Other Recommender Research
In addition to the various recommender systems projects I lead, I have also been involved in several side projects with other collaborators.
Surveys and Position Papers
I have written or co-authored a few general recommender system papers, including our survey for Foundations and Trends in HCI:
And position papers on recommender systems research and development, either generally or applied to particular areas:
2016. First Do No Harm: Considering and Minimizing Harm in Recommender Systems Designed for Engendering Health. In Proceedings of the Workshop on Recommender Systems for Health at RecSys '16.and .
2016. Behaviorism is Not Enough: Better Recommendations through Listening to Users. In Proceedings of the Tenth ACM Conference on Recommender Systems (RecSys '16). ACM. DOI:10.1145/2959100.2959179. Acceptance rate: 36% (Past, Present, and Future track).and .
Additional position papers can be found under Reproducible Research.
In this project, led by Tien Nguyen and Daniel Kluver, we examined different interfaces for improving the process of rating movies by giving the user additional information to help guide their rating. We tried several things:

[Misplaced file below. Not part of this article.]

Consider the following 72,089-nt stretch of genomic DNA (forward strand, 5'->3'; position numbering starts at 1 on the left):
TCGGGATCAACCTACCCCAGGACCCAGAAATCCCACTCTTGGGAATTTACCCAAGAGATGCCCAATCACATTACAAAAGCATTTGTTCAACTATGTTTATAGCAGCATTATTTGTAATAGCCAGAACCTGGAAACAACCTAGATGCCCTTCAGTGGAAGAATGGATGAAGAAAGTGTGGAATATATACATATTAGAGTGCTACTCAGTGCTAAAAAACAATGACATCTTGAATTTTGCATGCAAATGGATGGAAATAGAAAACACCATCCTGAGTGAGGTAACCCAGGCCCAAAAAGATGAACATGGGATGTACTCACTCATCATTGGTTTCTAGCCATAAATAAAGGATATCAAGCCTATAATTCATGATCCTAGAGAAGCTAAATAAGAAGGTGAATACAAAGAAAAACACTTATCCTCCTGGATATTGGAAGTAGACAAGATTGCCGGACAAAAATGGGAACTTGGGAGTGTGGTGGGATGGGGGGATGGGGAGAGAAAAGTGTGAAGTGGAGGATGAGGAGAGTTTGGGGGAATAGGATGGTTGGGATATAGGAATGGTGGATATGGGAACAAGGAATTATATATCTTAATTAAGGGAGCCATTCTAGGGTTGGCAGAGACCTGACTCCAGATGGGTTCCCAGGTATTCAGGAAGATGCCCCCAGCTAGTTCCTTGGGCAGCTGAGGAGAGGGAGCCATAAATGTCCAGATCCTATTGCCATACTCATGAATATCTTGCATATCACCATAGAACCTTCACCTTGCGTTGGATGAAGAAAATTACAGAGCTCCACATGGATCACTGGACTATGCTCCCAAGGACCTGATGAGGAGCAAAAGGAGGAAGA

- Showing the user tags related to the movie, to help them recall its characteristics.
- Movies similar to the movie to rate for each of the valid rating values, to provide the user with a point of reference.
- Combining these two interfaces.
The result was published in RecSys 2013.
2013. Rating Support Interfaces to Improve User Experience and Recommender Accuracy. In Proceedings of the Seventh ACM Conference on Recommender Systems (RecSys '13). ACM. DOI:10.1145/2507157.2507188. Acceptance rate: 24%., , , , , , and .
Information Content of Ratings
In this project, led by Daniel Kluver and Tien Nguyen, we attempt to quantify how much information (in the Shannon information theory sense) is contained in a rating of a movie, and use this as the basis for comparing different rating interfaces based on their efficiency (bits per second).
One of the particularly fun developments in this paper is an experimental protocol for estimating a lower bound on the mutual information between ratings and the preference constructs the user's brain, allowing us to reason about the amount of information about preference, not just information, is in a rating. Unfortunately, this protocol requires a ridiculous number of users to achieve any kind of power, but it's a very nice theoretical development in my opinion.
This project, led by Justin Levandoski, embedded recommender technology into an SQL database.
2012. RecStore: An Extensible And Adaptive Framework for Online Recommender Queries Inside the Database Engine. In Proceedings of the 15th International Conference on Extending Database Technology (EDBT '12). ACM, 86–96. DOI:10.1145/2247596.2247608. Acceptance rate: 23%., , , and .